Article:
So Putin’s actions were due to his fear of NATO expansion because Putin was against NATO expansion . . . but to anyone other than a fool it’s obvious Putin is going to be opposed to NATO expansion if countries joining NATO are an impediment to his own desire to conquer those countries as part of his empire building.
Putin has been clear, many times, that to him Ukraine is, and always has been, part of Russia.
If there was ever a reason for a European nation to want to be in NATO, Putin’s invasion of Ukraine is it. Ukraine would love to be in NATO right now.
From what I can tell, you’re not actually denying that NATO is a factor in this war. Instead, you’re arguing that the invasion of Ukraine is not purely a fearful reaction, and that postcommunist Russia has had designs on Ukraine for a long time and NATO is viewed as an impediment to those plans.
I am happy to have discussion of Russian strategic thinking, worldview, and so on. But I insist that it be combined with a discussion of NATO’s strategic thinking and worldview, in the years leading up to this war. And if we can do the same for Ukraine too, all the better. (I am interested, for example, to understand how the divide between modern Ukraine and modern Russia became so wide in the first place.)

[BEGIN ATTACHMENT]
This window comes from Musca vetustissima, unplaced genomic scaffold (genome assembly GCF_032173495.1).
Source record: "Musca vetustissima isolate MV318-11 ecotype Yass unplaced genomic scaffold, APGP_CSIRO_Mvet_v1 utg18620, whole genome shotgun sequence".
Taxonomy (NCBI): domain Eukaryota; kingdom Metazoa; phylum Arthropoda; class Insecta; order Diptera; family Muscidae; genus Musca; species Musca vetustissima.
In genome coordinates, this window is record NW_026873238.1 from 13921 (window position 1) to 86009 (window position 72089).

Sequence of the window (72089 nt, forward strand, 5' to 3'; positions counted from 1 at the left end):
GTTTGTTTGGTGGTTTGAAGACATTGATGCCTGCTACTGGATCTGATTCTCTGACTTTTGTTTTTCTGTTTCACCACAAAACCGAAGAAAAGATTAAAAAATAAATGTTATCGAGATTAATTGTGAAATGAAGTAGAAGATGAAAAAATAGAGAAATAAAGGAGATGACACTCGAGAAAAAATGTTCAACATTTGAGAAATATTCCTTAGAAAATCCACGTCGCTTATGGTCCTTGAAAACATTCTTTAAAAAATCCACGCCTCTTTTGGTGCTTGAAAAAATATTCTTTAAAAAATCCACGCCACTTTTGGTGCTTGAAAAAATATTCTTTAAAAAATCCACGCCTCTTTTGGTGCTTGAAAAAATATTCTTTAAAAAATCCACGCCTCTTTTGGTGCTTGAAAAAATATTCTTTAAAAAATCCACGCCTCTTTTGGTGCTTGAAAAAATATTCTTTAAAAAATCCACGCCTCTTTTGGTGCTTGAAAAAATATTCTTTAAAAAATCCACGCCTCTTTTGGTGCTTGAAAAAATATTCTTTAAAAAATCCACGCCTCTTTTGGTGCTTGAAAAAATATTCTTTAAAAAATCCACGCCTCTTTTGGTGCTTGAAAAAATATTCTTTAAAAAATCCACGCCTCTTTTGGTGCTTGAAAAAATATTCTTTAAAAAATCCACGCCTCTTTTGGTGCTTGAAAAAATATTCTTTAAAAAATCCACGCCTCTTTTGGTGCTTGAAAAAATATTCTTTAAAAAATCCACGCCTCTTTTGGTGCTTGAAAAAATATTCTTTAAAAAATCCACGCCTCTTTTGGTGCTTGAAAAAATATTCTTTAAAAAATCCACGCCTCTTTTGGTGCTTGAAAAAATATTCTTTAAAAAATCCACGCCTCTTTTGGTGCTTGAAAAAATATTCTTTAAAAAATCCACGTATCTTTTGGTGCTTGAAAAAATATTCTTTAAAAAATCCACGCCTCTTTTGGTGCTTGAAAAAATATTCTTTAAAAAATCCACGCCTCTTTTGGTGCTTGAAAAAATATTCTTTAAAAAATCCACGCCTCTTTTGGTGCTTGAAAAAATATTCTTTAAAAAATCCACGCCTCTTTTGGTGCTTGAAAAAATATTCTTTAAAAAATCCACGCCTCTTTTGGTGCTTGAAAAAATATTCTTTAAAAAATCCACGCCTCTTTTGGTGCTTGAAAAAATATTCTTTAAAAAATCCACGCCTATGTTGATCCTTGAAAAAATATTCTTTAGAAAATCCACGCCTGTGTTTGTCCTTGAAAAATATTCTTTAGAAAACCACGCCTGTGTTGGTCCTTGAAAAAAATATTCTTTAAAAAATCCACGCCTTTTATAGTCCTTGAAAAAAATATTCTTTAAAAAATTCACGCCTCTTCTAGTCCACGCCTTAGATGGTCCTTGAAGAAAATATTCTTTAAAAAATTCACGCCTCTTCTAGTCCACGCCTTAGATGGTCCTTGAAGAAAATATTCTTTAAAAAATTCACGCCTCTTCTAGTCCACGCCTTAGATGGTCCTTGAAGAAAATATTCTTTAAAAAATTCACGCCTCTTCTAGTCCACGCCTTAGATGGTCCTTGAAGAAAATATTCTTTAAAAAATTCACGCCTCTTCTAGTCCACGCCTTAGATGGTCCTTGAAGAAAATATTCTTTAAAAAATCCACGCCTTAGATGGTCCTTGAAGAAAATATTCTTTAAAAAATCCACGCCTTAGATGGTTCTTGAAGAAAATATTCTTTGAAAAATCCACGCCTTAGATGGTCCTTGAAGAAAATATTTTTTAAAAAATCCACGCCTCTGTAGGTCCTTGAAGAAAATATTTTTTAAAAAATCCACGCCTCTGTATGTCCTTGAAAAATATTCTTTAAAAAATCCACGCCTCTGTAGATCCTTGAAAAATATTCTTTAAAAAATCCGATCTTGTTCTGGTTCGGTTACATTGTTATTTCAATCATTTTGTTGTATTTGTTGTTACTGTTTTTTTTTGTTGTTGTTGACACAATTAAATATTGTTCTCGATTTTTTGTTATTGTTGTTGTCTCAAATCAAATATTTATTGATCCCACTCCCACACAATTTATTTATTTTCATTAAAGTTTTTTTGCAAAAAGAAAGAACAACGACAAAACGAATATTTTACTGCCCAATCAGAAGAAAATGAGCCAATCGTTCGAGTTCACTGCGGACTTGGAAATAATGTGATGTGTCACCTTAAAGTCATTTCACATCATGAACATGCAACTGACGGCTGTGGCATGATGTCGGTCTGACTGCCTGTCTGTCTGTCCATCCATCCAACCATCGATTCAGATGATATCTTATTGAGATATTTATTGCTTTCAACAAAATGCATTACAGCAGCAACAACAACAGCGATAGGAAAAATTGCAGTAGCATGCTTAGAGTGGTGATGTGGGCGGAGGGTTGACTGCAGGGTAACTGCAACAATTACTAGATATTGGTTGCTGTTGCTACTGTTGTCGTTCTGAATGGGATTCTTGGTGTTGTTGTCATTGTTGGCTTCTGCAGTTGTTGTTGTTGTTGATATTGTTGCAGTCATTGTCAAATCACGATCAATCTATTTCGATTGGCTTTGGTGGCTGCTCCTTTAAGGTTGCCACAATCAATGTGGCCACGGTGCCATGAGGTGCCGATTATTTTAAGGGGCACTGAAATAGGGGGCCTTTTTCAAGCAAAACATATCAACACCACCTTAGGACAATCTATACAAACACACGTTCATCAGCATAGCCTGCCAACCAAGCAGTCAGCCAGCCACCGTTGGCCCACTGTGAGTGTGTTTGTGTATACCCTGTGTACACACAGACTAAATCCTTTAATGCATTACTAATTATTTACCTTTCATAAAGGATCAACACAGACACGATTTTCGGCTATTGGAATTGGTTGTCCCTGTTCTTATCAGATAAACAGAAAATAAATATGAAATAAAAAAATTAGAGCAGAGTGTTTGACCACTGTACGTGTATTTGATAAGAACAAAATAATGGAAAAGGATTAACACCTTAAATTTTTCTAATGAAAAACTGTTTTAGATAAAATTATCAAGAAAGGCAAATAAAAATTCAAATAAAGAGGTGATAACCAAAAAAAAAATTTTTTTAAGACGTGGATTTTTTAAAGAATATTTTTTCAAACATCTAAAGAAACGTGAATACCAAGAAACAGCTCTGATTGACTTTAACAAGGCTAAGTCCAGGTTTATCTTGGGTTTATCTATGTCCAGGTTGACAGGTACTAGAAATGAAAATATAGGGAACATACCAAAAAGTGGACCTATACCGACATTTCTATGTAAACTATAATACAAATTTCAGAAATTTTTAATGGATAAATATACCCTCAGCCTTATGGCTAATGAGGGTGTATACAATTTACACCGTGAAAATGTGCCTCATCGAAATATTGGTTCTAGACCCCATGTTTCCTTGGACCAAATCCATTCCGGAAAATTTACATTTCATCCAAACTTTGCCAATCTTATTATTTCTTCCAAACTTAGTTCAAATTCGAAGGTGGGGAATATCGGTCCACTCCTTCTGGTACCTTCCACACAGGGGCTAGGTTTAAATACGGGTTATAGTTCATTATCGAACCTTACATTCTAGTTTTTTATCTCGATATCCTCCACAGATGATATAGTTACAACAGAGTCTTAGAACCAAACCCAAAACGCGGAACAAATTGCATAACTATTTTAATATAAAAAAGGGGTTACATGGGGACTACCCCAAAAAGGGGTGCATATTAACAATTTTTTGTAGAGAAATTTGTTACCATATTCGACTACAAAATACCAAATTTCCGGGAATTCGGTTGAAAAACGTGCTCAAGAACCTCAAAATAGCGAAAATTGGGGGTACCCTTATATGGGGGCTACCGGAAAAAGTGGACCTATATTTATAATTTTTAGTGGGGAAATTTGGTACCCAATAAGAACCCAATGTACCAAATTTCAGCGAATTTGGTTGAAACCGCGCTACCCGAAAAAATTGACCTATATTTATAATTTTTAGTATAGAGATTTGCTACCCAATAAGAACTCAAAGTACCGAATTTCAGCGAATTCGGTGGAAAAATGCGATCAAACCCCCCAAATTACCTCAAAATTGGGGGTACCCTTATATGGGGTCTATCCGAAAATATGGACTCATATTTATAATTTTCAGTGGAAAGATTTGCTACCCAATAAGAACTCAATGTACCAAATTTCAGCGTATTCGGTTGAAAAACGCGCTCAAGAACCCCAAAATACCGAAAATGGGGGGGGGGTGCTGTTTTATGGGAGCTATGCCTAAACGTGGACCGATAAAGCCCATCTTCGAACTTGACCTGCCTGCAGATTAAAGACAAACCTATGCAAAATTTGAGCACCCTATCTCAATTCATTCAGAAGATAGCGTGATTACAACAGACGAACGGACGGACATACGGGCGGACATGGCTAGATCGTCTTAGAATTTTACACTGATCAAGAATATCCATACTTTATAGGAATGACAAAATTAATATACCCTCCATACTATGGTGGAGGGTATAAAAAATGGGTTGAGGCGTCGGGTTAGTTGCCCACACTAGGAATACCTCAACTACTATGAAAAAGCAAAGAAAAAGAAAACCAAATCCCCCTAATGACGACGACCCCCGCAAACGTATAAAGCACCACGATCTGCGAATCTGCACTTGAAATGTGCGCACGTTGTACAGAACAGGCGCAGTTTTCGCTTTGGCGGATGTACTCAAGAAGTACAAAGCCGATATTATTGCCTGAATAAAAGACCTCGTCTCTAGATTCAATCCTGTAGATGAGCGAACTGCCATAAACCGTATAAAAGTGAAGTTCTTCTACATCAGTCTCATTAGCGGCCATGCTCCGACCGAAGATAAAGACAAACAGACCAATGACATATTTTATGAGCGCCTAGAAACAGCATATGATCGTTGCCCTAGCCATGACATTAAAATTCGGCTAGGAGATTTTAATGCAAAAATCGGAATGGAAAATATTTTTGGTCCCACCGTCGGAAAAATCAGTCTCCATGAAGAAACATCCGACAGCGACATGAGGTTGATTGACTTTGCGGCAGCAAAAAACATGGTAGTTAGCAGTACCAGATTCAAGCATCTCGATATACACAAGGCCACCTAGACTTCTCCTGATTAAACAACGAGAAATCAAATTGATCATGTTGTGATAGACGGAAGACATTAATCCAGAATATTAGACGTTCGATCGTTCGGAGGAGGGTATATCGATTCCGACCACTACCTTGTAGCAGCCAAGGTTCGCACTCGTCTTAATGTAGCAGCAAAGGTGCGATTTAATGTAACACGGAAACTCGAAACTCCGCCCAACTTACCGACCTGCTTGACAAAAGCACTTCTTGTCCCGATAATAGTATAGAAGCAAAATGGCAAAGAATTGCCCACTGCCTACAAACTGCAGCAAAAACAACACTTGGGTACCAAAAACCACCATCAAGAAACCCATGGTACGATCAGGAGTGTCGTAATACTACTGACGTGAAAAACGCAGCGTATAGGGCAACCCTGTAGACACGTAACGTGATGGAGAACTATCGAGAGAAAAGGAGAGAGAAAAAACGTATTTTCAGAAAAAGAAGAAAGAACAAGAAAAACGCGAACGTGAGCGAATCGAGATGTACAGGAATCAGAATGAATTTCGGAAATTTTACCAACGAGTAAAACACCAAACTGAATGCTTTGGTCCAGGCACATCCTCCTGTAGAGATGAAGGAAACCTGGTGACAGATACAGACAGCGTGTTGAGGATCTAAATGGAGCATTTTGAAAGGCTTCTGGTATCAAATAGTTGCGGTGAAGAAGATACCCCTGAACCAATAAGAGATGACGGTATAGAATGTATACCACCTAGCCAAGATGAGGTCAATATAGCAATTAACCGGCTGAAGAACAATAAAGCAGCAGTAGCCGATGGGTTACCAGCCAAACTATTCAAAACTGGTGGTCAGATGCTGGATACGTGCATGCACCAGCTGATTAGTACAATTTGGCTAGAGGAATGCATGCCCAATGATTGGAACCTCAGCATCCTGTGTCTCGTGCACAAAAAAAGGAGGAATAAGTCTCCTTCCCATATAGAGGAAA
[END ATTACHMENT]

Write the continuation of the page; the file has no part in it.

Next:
But can we please at least agree that NATO and the west helped to precipitate this? NATO advisors and American politicians have been traveling to Ukraine for years. Just before the war, Russia was asking the west for a treaty to guarantee Ukraine’s neutrality. Our leaders had every chance to calm things down, by declaring Ukraine off limits to the expansion of western economic and military alliances. They refused to do so, and here we are.